Financial stability, planning and regulation – back to basics for law firms

Print This Post

22 November 2013


The economy, new market entrants and the demands of the SRA Handbook, leave law firms facing a number of regulatory, organisational and financial challenges. Law firm failures are increasing as the impact of these changes are felt right across the profession.

This seminar on 6 December, brought to you jointly by Weightmans LLP, a top 50 law firm with a no ‘one size fits all’ approach and Wesleyan Financial Planning, established in 1841, who provide specialist financial products and services to law firms, will explore the issues surrounding law firm financial stability, financial planning, corporate structure (including ABS) and regulatory compliance. We will discuss what the impact of recent changes has been, what lessons can be learned and how the future looks for the profession.

This seminar is designed to provide those in positions of responsibility (including COLPs and COFAs) within law firms with some food for thought, some practical advice and for them to leave with a better understanding of some of the risks, the pitfalls, how to avoid them and build a successful, compliant and thriving business. Please note that there is no cost to attend this event.

For full venue and time details, please click here.

Weightmans is accredited by the Law Society and we offer CPD points for all our events. There are 3 points
available for this seminar; relevant details will be provided at the session.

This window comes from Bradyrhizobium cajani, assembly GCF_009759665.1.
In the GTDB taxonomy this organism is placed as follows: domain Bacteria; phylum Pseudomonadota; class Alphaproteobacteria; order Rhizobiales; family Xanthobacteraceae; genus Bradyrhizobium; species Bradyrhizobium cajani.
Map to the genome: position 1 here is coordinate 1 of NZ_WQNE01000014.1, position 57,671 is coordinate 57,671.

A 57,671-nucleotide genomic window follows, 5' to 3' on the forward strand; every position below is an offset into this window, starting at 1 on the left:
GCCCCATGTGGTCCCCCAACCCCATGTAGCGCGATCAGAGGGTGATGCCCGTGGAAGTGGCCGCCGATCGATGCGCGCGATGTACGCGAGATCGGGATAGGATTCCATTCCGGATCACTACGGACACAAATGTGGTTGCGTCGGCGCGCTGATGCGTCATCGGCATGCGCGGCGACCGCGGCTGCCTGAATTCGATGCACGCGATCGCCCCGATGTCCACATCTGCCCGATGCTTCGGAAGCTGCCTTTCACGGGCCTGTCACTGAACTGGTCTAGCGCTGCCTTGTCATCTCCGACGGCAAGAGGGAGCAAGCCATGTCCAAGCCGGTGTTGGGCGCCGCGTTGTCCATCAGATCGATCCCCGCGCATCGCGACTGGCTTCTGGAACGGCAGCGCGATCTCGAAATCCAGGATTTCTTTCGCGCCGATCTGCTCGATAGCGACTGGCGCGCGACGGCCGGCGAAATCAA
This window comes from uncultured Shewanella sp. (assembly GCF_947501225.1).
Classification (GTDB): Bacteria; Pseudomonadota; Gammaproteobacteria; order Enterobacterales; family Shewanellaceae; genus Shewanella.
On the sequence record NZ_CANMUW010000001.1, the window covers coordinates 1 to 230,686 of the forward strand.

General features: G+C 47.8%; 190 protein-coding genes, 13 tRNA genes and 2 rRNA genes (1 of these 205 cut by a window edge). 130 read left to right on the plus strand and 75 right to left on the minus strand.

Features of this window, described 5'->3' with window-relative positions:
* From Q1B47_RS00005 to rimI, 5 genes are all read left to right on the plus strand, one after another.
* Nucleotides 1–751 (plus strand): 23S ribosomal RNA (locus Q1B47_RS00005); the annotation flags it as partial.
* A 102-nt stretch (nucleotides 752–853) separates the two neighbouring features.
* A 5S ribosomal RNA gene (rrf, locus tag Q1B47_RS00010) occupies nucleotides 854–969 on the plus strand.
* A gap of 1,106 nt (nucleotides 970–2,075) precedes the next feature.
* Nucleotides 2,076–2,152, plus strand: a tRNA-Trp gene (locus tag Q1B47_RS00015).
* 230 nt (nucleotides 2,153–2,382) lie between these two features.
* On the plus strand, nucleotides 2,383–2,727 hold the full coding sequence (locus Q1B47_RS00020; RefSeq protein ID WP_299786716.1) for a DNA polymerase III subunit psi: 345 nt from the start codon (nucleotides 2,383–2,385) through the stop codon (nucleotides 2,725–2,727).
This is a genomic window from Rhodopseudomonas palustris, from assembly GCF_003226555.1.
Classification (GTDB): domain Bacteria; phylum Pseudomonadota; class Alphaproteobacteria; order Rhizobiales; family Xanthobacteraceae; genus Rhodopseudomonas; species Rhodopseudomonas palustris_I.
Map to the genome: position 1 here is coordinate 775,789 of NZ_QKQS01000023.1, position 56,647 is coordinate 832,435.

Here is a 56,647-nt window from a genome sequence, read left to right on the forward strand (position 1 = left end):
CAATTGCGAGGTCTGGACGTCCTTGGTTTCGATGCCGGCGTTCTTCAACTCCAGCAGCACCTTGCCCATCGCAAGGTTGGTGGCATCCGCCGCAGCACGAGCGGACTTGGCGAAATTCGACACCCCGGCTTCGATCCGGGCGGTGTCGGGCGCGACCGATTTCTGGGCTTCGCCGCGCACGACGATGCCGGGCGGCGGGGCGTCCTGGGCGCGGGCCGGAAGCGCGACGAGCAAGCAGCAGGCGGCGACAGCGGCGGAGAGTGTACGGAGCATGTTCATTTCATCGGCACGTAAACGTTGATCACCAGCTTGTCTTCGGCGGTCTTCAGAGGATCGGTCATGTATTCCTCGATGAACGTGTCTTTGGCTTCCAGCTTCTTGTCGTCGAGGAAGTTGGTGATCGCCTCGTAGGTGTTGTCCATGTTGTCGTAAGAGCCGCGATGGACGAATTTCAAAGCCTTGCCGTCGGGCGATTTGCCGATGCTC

Could you please email robyn.maddocks@weightmans.com to confirm your attendance.



Associate News is provided by Legal Futures Associates.
Find out about becoming an Associate



Legal Futures Blog

New right to paid leave for bereaved parents: A welcome move

Kimberley Manning DAS

This year, like many in recent years, has seen some key changes within the employment law field, with the government, trade unions and lobbyists remaining endlessly engaged in seeking to impose their interpretation of fair balance between employers and their respective workforces. Although consensus on that equilibrium can never really be achieved, sometimes there are pieces of legislative movement which are difficult to argue with regardless of your perspective: This is one of those. Published on 13 October 2017, the Parental Bereavement (Pay and Leave) Bill would provide for the first time a legal right to parents who are employed and have suffered the death of a child, a minimum of two weeks’ leave in which to grieve.

November 20th, 2017